Liturgy of St. Gregory the Theologian celebrated in the
Church of Ss. Panteleimon and Paraskevi, Harrow, London.
Then there's the question of content. Some texts will not include things like the Symbol of Faith, since this did not become part of the Liturgy until after their compositions. But the Church did not add the Symbol of Faith to the Liturgy of St. John Chrysostom, or of St. Basil, but to the celebration of the Divine Liturgy in general and so its omission from an ancient text does not warrant its omission from the celebration of that liturgy today. To what extent does this principle apply to other things? Can you, for example, begin a Divine Liturgy without an opening benediction just because there isn't one in the text? Was the Trisagion added only to specific liturgies, or generally to the Eucharistic service? 

St. Mark the Evangelist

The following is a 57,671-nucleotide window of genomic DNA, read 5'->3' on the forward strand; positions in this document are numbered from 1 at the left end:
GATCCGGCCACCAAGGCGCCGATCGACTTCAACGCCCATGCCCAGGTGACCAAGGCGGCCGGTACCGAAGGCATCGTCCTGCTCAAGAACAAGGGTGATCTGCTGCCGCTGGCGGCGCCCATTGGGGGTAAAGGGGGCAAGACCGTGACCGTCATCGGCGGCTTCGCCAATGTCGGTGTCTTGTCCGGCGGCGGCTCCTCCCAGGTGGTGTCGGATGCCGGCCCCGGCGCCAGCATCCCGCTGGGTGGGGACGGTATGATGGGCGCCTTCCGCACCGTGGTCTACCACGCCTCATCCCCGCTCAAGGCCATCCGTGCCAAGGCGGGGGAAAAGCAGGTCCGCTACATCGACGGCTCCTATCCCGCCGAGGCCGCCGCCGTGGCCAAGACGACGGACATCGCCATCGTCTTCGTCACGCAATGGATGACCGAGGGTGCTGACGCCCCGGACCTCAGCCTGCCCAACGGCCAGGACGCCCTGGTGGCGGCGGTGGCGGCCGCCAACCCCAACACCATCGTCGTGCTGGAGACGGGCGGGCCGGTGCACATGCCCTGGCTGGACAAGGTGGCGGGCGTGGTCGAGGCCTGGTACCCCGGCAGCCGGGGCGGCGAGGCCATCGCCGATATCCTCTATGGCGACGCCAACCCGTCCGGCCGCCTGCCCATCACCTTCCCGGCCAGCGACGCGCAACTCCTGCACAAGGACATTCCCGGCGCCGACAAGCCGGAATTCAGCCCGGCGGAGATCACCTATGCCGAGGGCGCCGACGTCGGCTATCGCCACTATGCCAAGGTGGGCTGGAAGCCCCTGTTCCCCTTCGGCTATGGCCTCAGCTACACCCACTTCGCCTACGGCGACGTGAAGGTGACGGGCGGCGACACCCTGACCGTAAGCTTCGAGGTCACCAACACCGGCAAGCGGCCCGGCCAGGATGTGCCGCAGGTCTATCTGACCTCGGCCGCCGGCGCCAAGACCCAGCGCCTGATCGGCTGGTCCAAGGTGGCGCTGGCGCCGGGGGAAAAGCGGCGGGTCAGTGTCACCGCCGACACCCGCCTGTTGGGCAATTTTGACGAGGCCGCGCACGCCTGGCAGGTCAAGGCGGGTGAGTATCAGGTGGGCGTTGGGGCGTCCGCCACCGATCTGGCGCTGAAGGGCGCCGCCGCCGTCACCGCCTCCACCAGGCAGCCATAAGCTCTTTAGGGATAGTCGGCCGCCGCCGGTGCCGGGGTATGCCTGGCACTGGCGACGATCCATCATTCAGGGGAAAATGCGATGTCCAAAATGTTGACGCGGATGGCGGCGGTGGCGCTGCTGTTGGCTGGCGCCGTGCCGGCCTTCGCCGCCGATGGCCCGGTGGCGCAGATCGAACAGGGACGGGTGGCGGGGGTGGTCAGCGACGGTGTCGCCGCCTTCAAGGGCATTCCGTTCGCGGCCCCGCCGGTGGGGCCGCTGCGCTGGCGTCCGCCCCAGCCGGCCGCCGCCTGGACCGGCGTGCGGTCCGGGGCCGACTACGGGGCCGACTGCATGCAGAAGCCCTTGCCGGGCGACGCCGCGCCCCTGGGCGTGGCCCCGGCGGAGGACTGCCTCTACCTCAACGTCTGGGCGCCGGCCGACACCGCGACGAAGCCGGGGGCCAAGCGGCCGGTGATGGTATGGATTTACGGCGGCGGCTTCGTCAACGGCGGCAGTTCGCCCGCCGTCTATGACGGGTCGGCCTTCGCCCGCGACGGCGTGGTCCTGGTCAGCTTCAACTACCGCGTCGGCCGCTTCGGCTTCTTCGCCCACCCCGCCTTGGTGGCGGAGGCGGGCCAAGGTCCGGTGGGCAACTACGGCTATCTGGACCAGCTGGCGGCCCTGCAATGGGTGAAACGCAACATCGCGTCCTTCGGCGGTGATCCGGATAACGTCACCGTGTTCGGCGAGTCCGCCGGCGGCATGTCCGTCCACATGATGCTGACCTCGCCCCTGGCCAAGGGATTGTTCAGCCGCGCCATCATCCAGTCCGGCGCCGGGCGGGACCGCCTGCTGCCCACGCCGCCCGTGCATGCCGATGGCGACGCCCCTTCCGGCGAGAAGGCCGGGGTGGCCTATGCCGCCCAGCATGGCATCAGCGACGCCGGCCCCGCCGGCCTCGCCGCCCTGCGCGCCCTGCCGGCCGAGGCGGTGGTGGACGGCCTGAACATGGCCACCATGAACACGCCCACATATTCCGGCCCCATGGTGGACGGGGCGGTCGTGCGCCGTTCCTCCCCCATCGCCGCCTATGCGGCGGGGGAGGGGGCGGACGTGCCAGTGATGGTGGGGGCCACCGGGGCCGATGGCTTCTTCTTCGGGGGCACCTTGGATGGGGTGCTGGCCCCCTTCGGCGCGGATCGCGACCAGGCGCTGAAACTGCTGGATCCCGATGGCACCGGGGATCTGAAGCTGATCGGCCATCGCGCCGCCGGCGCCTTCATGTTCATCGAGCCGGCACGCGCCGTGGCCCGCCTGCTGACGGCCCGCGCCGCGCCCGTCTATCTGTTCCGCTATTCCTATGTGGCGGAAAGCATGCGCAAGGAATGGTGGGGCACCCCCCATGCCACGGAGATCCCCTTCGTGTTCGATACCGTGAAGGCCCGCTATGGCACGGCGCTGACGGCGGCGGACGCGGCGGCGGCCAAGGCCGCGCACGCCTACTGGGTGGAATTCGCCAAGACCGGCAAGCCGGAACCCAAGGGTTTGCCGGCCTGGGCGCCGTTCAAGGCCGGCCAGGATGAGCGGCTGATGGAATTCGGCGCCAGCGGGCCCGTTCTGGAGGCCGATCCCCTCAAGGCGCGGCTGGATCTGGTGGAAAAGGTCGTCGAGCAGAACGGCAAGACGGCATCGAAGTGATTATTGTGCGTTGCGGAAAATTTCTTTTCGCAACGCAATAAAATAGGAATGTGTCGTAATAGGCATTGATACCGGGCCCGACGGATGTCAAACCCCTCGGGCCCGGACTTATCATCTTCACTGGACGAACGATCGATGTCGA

As I said above, some liturgies remain in use only among the non-Chalcedonians and many of these ancient texts show clear signs of post-schism (i.e. after 451) additions, which have never been part of our own tradition. Even if the content of these additions is perfectly orthodox, their use seems somewhat problematic and is akin to the practice of some "Western Rite Orthodox" in America and elsewhere who make use of post-schism Western Liturgies (the Book of Common prayer, for example) but alter the text so as to make it theologically Orthodox. But surely the point of restoring these ancient liturgies is to bring back into use the ancient prayers of the Church, not prayers written by those outside that Church and which have never been used in the Church. Some of these additions are obvious, but others less so. Some are attributed to figures the Orthodox Church does not consider saints, but such attributions are often honorific rather than historical and are therefore not necessarily proof of authorship. So which bits should be omitted? Should they merely be omitted or be replaced, and if so, replaced with what?